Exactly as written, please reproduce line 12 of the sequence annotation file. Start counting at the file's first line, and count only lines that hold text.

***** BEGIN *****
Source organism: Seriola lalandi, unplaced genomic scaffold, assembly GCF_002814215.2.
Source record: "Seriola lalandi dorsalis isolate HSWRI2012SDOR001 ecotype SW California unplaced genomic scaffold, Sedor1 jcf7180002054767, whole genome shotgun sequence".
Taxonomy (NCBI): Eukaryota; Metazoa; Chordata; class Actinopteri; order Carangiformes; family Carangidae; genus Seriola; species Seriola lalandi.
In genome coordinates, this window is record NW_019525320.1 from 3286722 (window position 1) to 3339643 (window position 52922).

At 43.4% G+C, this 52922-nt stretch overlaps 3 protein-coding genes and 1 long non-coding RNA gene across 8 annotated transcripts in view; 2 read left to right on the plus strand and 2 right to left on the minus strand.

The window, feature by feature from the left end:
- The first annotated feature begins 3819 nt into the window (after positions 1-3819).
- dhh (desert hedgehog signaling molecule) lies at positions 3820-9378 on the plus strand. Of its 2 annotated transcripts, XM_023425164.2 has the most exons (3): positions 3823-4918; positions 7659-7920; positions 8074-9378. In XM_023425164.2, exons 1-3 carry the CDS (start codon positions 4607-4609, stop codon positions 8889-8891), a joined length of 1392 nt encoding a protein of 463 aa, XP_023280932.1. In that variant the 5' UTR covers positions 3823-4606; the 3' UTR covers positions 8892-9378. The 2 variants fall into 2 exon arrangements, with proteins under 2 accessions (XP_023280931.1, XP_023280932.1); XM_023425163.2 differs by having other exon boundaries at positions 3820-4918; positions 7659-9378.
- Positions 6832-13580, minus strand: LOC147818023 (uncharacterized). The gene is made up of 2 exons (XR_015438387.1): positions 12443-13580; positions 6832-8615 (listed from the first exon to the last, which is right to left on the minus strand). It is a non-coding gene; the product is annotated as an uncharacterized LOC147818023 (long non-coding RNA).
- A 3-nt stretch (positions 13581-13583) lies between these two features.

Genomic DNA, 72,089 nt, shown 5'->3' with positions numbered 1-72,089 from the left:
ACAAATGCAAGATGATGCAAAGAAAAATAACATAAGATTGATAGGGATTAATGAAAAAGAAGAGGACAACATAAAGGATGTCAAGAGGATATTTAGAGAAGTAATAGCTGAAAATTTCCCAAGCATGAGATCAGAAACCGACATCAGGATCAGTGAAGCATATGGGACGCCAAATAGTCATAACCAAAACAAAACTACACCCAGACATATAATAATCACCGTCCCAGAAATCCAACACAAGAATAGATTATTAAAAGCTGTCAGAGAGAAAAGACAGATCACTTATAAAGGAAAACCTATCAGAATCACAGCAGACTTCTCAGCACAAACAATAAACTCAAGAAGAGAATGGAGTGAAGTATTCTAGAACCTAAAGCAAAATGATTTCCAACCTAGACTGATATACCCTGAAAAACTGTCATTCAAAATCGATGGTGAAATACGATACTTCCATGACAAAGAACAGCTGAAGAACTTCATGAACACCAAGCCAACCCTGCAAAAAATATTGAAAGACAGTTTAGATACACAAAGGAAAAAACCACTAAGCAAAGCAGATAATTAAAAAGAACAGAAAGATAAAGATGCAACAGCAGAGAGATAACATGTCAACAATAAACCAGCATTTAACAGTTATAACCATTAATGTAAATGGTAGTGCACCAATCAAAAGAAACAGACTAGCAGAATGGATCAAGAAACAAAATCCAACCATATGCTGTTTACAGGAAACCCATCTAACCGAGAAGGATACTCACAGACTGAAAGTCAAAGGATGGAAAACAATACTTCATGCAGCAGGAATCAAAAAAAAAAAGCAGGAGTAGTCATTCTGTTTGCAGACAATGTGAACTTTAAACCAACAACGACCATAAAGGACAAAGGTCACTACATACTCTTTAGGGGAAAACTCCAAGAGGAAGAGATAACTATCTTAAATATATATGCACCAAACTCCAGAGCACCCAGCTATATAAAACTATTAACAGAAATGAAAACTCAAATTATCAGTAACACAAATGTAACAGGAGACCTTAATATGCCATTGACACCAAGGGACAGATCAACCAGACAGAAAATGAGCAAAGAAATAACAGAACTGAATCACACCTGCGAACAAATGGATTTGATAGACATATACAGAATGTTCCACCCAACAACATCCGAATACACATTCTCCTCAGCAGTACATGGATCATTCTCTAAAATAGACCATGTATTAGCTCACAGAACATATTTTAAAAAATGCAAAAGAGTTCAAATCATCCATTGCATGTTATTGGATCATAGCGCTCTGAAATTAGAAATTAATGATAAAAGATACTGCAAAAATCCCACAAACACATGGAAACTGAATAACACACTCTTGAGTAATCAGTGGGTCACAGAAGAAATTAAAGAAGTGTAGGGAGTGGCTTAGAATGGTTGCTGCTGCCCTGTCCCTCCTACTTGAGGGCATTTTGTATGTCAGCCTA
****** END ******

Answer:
ACAAATGCAAGATGATGCAAAGAAAAATAACATAAGATTGATAGGGATTAATGAAAAAGAAGAGGACAACATAAAGGATGTCAAGAGGATATTTAGAGAAGTAATAGCTGAAAATTTCCCAAGCATGAGATCAGAAACCGACATCAGGATCAGTGAAGCATATGGGACGCCAAATAGTCATAACCAAAACAAAACTACACCCAGACATATAATAATCACCGTCCCAGAAATCCAACACAAGAATAGATTATTAAAAGCTGTCAGAGAGAAAAGACAGATCACTTATAAAGGAAAACCTATCAGAATCACAGCAGACTTCTCAGCACAAACAATAAACTCAAGAAGAGAATGGAGTGAAGTATTCTAGAACCTAAAGCAAAATGATTTCCAACCTAGACTGATATACCCTGAAAAACTGTCATTCAAAATCGATGGTGAAATACGATACTTCCATGACAAAGAACAGCTGAAGAACTTCATGAACACCAAGCCAACCCTGCAAAAAATATTGAAAGACAGTTTAGATACACAAAGGAAAAAACCACTAAGCAAAGCAGATAATTAAAAAGAACAGAAAGATAAAGATGCAACAGCAGAGAGATAACATGTCAACAATAAACCAGCATTTAACAGTTATAACCATTAATGTAAATGGTAGTGCACCAATCAAAAGAAACAGACTAGCAGAATGGATCAAGAAACAAAATCCAACCATATGCTGTTTACAGGAAACCCATCTAACCGAGAAGGATACTCACAGACTGAAAGTCAAAGGATGGAAAACAATACTTCATGCAGCAGGAATCAAAAAAAAAAAGCAGGAGTAGTCATTCTGTTTGCAGACAATGTGAACTTTAAACCAACAACGACCATAAAGGACAAAGGTCACTACATACTCTTTAGGGGAAAACTCCAAGAGGAAGAGATAACTATCTTAAATATATATGCACCAAACTCCAGAGCACCCAGCTATATAAAACTATTAACAGAAATGAAAACTCAAATTATCAGTAACACAAATGTAACAGGAGACCTTAATATGCCATTGACACCAAGGGACAGATCAACCAGACAGAAAATGAGCAAAGAAATAACAGAACTGAATCACACCTGCGAACAAATGGATTTGATAGACATATACAGAATGTTCCACCCAACAACATCCGAATACACATTCTCCTCAGCAGTACATGGATCATTCTCTAAAATAGACCATGTATTAGCTCACAGAACATATTTTAAAAAATGCAAAAGAGTTCAAATCATCCATTGCATGTTATTGGATCATAGCGCTCTGAAATTAGAAATTAATGATAAAAGATACTGCAAAAATCCCACAAACACATGGAAACTGAATAACACACTCTTGAGTAATCAGTGGGTCACAGAAGAAATTAAAGAAGTGTAGGGAGTGGCTTAGAATGGTTGCTGCTGCCCTGTCCCTCCTACTTGAGGGCATTTTGTATGTCAGCCTA